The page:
Governments, the media and now even some scientific circles are pushing singular policy solutions as the only option, but sound judgment offers hope for grasping new opportunities.
In the Bible, the Apostle Paul pens a beautiful phrase in the Second Epistle to Timothy: “For God has not given us a spirit of fear, but of power and of love and of a sound mind.”
We seem to be living in a time of panic, fear and hopelessness. The sense of alarm – as increasingly drummed up around climate issues – undermines hope and sound judgment. Mankind has always lived through crises. Uncertainty and change are the norm. Stability never lasts.
Good leadership therefore requires analyzing situations, formulating scenarios and alternatives, and communicating decisions clearly. The French President Adolphe Thiers (1871-1873) coined the phrase “gouverner c’est prevoir” – to govern is to foresee. Attentive and confident governance, feeling the personal and collective responsibility for the “res publica,” coupled with a strong sense of accountability, follow from this point of view.
Such responsibility does not only apply to politics and administration, but also to media and science. This style of leadership eschews stubbornly forcing through a single option or insisting that there is only one possible solution. It allows societies to adapt and attain some stability, even in times of momentous change.
For years, mainly governments, but also many businesses, lacked foresight when it came to the environment, pollution and waste. Some claim that the cause of this oversight was greed, but that explanation is too superficial. Business, and especially family businesses, realized long ago that sustainability is necessary. Where unsustainability is most pernicious is in enormous state programs, such as those China tends to implement. These have always been, and continue to be, disastrous. But Beijing is far from the only culprit. For example, the German government’s policy of shutting down nuclear energy led to an increased use of coal and gas in electricity generation.
In well-functioning systems where accountability is strong – chiefly democracies – the leadership will apply foresight and common sense, encourage debate and try to find the best solutions – but it will also always envisage alternatives. In autocratic systems, primarily those that put survival of the regime ahead of the common good, fear and panic are the instruments used. Then, the regime pretends to provide a solution and protect the people. These governments also find it useful to scare their populations with the possibility of being attacked by a dangerous enemy.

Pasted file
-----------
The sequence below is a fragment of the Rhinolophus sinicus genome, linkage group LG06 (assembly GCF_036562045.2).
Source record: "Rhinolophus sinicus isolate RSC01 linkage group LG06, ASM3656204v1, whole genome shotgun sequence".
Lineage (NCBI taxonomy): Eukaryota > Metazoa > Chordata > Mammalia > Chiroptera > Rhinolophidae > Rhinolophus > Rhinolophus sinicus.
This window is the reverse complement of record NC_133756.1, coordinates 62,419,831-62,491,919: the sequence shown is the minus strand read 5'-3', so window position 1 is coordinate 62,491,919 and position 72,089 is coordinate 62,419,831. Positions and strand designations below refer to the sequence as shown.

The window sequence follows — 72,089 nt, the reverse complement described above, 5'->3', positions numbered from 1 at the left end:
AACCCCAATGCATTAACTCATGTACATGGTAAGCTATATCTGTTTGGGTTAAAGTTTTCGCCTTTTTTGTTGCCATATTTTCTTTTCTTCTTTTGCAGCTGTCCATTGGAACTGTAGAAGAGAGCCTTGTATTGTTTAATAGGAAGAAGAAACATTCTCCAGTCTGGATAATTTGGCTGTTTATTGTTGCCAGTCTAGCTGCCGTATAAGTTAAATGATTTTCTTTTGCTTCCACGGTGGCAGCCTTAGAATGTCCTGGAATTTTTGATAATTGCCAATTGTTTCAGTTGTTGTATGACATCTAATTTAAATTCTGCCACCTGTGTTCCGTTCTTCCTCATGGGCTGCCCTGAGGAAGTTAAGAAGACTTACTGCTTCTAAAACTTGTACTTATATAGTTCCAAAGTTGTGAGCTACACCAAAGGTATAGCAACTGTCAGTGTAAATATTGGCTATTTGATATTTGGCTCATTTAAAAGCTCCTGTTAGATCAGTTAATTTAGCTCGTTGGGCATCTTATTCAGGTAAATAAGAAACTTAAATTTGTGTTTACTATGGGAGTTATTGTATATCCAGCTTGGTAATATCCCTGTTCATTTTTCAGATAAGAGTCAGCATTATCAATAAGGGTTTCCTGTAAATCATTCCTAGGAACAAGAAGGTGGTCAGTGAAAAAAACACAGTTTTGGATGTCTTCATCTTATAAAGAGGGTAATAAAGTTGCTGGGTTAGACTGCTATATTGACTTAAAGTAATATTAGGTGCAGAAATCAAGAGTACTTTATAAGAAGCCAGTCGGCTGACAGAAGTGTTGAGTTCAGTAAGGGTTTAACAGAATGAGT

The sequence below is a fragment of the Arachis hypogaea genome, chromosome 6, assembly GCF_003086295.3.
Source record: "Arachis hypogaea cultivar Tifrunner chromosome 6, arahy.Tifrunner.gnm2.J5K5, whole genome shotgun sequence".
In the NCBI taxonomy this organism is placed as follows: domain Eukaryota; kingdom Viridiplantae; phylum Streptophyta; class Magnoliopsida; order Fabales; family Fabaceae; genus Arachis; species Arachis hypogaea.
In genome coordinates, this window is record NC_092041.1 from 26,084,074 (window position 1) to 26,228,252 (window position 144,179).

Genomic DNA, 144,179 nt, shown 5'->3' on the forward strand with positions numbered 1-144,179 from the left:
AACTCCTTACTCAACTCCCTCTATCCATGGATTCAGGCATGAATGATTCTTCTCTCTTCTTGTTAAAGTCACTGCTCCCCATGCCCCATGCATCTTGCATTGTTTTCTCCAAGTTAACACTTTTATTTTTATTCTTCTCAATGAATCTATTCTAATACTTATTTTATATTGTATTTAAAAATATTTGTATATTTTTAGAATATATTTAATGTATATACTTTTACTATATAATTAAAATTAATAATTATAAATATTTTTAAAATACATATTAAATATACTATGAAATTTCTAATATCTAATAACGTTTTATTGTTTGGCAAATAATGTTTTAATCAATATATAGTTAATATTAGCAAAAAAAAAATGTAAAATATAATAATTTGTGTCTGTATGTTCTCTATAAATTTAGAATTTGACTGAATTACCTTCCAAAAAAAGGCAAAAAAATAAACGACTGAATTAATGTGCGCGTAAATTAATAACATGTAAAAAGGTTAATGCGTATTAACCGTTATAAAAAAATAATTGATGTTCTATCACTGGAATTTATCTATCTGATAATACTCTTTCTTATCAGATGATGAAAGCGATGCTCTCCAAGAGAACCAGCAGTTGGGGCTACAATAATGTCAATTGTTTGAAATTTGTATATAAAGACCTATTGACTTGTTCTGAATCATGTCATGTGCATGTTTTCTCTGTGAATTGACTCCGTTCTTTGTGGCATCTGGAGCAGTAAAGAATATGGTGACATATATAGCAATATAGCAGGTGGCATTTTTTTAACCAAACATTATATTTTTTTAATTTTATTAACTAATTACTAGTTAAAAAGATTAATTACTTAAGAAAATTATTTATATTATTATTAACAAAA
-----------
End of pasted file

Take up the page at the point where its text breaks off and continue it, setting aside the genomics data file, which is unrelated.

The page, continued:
Today the media, politicians, activists, NGOs, some scientists and several supranational organizations are painting apocalyptic scenarios. Whether it is Covid, climate change, populism, or the advance of authoritarian regimes, these figures spread fear and panic, and insist on single solutions without considering the consequences. Debates are limited and people with differing opinions are marginalized.
Robust debate among disparate views is always necessary. Unfortunately, Western governments have also allowed themselves to reign based on fear – an authoritarian characteristic.
It is crucial to address the problems mentioned above – and those who highlight them deserve credit. However, the way they are used to instill fear and push through singular policy solutions is neither productive nor worthy of free democratic societies. One cannot rule responsibly through fear, panic and marginalizing divergent opinions.
Science also seems to be turning in this direction. In today’s debates, “believe the science” is a frequent refrain, but scientific progress tends to occur as much based on doubt as on belief.
This is where we stand now, but we must be hopeful and overcome our petty fears. Covid has reminded us that epidemics can occur and wreak havoc. We now know the significance of prudently preparing for disasters (which public institutions have long neglected) and the crucial role of personal responsibility in protecting against them. The latter is especially important when it comes to health issues.
The world is now working to fight pollution and waste. We can hope to achieve a cleaner planet. Although climate change will always be a factor, we have begun to acknowledge its effects. Doing so will allow us not only to adapt, but also grasp the resulting opportunities. While we agree that harmful emissions, pollution and waste – including plastic (a huge problem in the Pacific Ocean) – should be minimized, not all aspects of climate change are bad. It will be necessary to keep an attentive, sound mind.
New technologies, including in the area of biotech, are opening up tremendous new possibilities. The medicine, health, communication, energy and logistics sectors are taking huge steps forward. Science is making rapid advancements. Over recent decades, life expectancy has increased dramatically. New findings help prevent chronic diseases. In energy, new technologies are increasing efficiency. Even the technological competition now occurring between the United States and China – frequently seen as a threat – has the advantage that both sides must improve continuously.
It is as old as mankind that we need a crisis to improve and renew systems and streamline institutions. So we should not fall into the trap of limiting freedom, development and open debate to achieve a short-term, fear-driven illusion of stability.
Following the words of the Apostle Paul – not only a call to Christians and believers – we can look with hope to the future. Happy New Year 2022.